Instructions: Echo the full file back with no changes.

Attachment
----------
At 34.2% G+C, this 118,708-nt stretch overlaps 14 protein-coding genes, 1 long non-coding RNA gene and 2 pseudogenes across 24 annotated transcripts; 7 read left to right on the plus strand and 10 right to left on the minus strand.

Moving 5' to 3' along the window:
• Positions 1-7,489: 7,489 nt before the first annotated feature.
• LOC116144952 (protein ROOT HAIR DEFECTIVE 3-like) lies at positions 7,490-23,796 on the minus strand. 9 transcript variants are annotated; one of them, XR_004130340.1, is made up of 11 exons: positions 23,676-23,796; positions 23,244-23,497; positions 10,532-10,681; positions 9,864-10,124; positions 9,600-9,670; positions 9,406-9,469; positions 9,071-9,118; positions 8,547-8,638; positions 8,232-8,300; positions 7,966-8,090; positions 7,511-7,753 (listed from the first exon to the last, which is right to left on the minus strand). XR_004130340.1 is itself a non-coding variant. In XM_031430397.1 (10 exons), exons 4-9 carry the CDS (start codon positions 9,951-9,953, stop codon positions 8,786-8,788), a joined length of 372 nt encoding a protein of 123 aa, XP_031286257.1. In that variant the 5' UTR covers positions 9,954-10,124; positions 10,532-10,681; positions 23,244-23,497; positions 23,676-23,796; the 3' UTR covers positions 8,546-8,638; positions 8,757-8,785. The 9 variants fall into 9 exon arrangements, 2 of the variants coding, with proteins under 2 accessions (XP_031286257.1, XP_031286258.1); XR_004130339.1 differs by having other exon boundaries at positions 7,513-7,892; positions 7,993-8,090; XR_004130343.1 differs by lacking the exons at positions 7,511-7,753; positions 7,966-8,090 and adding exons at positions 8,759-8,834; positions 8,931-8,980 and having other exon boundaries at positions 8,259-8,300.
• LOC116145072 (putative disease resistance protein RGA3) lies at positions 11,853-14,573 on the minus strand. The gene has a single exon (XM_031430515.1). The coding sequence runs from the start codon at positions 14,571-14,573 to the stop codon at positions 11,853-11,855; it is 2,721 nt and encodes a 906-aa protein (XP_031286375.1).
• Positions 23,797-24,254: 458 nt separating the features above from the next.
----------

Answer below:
At 34.2% G+C, this 118,708-nt stretch overlaps 14 protein-coding genes, 1 long non-coding RNA gene and 2 pseudogenes across 24 annotated transcripts; 7 read left to right on the plus strand and 10 right to left on the minus strand.

Moving 5' to 3' along the window:
• Positions 1-7,489: 7,489 nt before the first annotated feature.
• LOC116144952 (protein ROOT HAIR DEFECTIVE 3-like) lies at positions 7,490-23,796 on the minus strand. 9 transcript variants are annotated; one of them, XR_004130340.1, is made up of 11 exons: positions 23,676-23,796; positions 23,244-23,497; positions 10,532-10,681; positions 9,864-10,124; positions 9,600-9,670; positions 9,406-9,469; positions 9,071-9,118; positions 8,547-8,638; positions 8,232-8,300; positions 7,966-8,090; positions 7,511-7,753 (listed from the first exon to the last, which is right to left on the minus strand). XR_004130340.1 is itself a non-coding variant. In XM_031430397.1 (10 exons), exons 4-9 carry the CDS (start codon positions 9,951-9,953, stop codon positions 8,786-8,788), a joined length of 372 nt encoding a protein of 123 aa, XP_031286257.1. In that variant the 5' UTR covers positions 9,954-10,124; positions 10,532-10,681; positions 23,244-23,497; positions 23,676-23,796; the 3' UTR covers positions 8,546-8,638; positions 8,757-8,785. The 9 variants fall into 9 exon arrangements, 2 of the variants coding, with proteins under 2 accessions (XP_031286257.1, XP_031286258.1); XR_004130339.1 differs by having other exon boundaries at positions 7,513-7,892; positions 7,993-8,090; XR_004130343.1 differs by lacking the exons at positions 7,511-7,753; positions 7,966-8,090 and adding exons at positions 8,759-8,834; positions 8,931-8,980 and having other exon boundaries at positions 8,259-8,300.
• LOC116145072 (putative disease resistance protein RGA3) lies at positions 11,853-14,573 on the minus strand. The gene has a single exon (XM_031430515.1). The coding sequence runs from the start codon at positions 14,571-14,573 to the stop codon at positions 11,853-11,855; it is 2,721 nt and encodes a 906-aa protein (XP_031286375.1).
• Positions 23,797-24,254: 458 nt separating the features above from the next.